Wind shear is forecast to remain 10-20 knots over the next five days, and most of the reliable forecast models predict that 93L will develop into a tropical storm by Tuesday. The GFDL and HWRF models predict 93L will strengthen into a Category 1 or 2 hurricane by Thursday. However, there will be high wind shear very close to 93L for the next five days, and the storm may struggle at times with this high shear. Water temperatures are a warm 29°C and ocean heat content will be moderate over the next five days. The NHC is giving 93L a high (>50% chance) of developing into a tropical depression by Wednesday. A Hurricane Hunter aircraft will investigate 93L Monday afternoon.
The track forecast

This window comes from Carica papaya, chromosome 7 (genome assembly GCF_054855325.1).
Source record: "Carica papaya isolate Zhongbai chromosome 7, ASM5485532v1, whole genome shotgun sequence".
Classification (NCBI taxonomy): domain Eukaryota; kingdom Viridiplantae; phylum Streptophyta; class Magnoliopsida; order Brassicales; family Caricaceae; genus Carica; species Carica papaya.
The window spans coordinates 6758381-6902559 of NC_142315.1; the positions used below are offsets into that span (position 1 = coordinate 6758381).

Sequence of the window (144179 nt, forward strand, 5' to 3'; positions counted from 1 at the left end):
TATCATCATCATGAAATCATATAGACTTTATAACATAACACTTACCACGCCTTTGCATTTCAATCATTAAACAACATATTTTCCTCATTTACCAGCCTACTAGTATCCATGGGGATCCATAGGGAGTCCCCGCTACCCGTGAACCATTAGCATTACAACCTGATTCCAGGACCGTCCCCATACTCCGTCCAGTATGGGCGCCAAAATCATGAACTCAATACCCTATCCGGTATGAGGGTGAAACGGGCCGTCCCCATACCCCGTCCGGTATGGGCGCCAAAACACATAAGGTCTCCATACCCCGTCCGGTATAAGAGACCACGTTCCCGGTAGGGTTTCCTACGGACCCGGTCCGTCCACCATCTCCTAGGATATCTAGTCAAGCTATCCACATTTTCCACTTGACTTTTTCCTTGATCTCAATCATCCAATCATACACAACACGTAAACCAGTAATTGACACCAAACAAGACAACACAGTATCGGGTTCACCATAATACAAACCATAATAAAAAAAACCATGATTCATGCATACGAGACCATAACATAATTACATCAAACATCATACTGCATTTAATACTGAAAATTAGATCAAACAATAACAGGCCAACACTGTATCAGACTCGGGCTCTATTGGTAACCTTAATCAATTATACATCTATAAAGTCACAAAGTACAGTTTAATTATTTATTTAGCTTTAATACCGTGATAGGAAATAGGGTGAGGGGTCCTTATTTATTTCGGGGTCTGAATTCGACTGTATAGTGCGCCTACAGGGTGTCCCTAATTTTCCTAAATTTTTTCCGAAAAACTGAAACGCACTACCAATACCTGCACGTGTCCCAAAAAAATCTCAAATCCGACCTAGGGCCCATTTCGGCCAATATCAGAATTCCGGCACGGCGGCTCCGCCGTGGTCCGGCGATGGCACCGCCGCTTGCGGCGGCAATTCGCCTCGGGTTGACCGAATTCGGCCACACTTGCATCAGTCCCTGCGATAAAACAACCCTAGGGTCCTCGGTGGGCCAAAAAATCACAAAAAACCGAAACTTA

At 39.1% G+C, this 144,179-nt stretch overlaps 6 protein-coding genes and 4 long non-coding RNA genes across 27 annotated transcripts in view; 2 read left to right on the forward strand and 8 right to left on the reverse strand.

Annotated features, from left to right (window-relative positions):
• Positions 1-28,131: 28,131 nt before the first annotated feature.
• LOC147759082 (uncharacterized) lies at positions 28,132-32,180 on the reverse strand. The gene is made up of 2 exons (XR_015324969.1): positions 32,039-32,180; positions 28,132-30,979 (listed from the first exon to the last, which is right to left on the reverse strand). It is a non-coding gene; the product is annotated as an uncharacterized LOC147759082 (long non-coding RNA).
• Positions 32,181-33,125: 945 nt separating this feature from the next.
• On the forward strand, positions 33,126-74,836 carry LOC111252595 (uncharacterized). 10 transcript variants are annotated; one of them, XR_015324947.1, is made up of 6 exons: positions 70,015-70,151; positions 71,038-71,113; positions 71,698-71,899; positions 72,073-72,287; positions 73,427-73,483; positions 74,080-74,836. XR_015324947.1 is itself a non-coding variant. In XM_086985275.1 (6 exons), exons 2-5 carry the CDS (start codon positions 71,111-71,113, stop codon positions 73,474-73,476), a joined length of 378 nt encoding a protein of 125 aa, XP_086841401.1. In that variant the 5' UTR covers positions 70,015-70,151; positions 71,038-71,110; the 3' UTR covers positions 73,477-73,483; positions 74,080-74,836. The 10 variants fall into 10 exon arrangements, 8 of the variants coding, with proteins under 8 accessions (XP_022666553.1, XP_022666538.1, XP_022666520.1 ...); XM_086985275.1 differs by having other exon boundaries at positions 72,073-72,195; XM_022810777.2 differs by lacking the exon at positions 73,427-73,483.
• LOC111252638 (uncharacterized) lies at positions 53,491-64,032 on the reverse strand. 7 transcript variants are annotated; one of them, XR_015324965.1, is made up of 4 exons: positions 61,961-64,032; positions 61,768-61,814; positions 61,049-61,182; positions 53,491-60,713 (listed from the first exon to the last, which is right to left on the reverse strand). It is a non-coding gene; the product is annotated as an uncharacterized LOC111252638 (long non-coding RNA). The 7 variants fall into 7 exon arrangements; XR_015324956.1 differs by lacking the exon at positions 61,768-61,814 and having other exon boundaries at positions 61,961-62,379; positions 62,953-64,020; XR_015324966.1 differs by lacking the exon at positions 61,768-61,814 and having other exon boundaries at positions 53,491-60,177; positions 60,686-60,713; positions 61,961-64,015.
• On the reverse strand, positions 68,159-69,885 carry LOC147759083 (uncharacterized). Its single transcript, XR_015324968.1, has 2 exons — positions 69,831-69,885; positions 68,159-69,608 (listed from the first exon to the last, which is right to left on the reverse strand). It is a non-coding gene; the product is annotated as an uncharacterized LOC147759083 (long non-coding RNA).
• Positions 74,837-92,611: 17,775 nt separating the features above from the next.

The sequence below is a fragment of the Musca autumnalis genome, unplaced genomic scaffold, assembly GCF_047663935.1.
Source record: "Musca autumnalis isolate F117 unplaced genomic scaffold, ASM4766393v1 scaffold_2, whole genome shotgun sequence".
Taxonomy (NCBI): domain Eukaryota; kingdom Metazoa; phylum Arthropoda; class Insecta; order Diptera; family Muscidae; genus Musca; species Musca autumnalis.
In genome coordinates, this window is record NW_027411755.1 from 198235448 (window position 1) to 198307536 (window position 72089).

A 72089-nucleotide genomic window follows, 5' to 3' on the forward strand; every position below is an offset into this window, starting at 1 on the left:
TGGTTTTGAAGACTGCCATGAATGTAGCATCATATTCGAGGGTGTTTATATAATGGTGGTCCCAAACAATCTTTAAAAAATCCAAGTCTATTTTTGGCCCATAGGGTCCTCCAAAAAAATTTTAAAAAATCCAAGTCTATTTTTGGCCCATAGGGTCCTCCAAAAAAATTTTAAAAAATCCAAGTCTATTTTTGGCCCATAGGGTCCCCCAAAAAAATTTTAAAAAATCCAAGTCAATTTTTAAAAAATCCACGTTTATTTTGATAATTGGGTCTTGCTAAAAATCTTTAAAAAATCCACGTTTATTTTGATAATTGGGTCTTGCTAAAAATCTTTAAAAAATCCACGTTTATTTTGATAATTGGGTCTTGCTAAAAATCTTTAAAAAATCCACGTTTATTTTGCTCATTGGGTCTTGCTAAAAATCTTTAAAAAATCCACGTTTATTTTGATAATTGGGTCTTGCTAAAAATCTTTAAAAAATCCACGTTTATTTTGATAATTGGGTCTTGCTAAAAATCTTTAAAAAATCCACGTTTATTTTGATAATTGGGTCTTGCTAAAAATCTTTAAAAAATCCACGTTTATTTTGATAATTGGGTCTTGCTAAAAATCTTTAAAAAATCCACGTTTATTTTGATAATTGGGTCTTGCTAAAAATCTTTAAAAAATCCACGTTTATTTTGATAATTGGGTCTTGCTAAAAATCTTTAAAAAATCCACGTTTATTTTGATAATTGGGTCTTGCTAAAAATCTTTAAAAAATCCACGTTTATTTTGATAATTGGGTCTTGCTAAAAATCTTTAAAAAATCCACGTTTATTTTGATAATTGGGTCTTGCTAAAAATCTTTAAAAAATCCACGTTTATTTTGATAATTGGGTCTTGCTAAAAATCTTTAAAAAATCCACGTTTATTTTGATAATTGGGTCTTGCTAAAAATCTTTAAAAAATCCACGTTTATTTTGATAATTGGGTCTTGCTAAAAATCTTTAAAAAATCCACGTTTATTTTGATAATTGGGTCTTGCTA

The models agree on a slow west-northwesterly motion for 93L today, and passage over the mountainous terrain of Hispaniola may significantly disrupt the storm. By Tuesday, 93L is expected to turn north-northwest and head towards North Carolina. A major complicating factor in the long-range track forecast is the expected development of an extratropical storm off the coast of South Carolina. This low could bring hostile wind shear over 93L, weakening it, and potentially converting it into a subtropical storm. The two storms may rotate cyclonically around a common center (the Fujiwhara effect), sending the extratropical low west-southwestward into the Southeast U.S., and 93L northwestwards towards North Carolina. This is the solution of the 06Z (2 am EDT) GFDL and HWRF model runs, which both take 93L into New Jersey on Friday night as a borderline tropical storm/Category 1 hurricane. The NOGAPS and UKMET models predict that 93L will absorb the energy that would have gone into creating the extratropical low. This might convert 93L into a hybrid subtropical storm that would affect the coast of North and South Carolina late this week with sustained winds in the 50-60 mph range. I don't have a good feel for what will happen in this complicated situation, but it currently appears that coastal North Carolina may get tropical storm force winds from the extratropical storm beginning as early as Wednesday night. Residents along the entire U.S. East Coast from Georgia to Maine should anticipate the possibility of a strong tropical tropical storm affecting them late this week.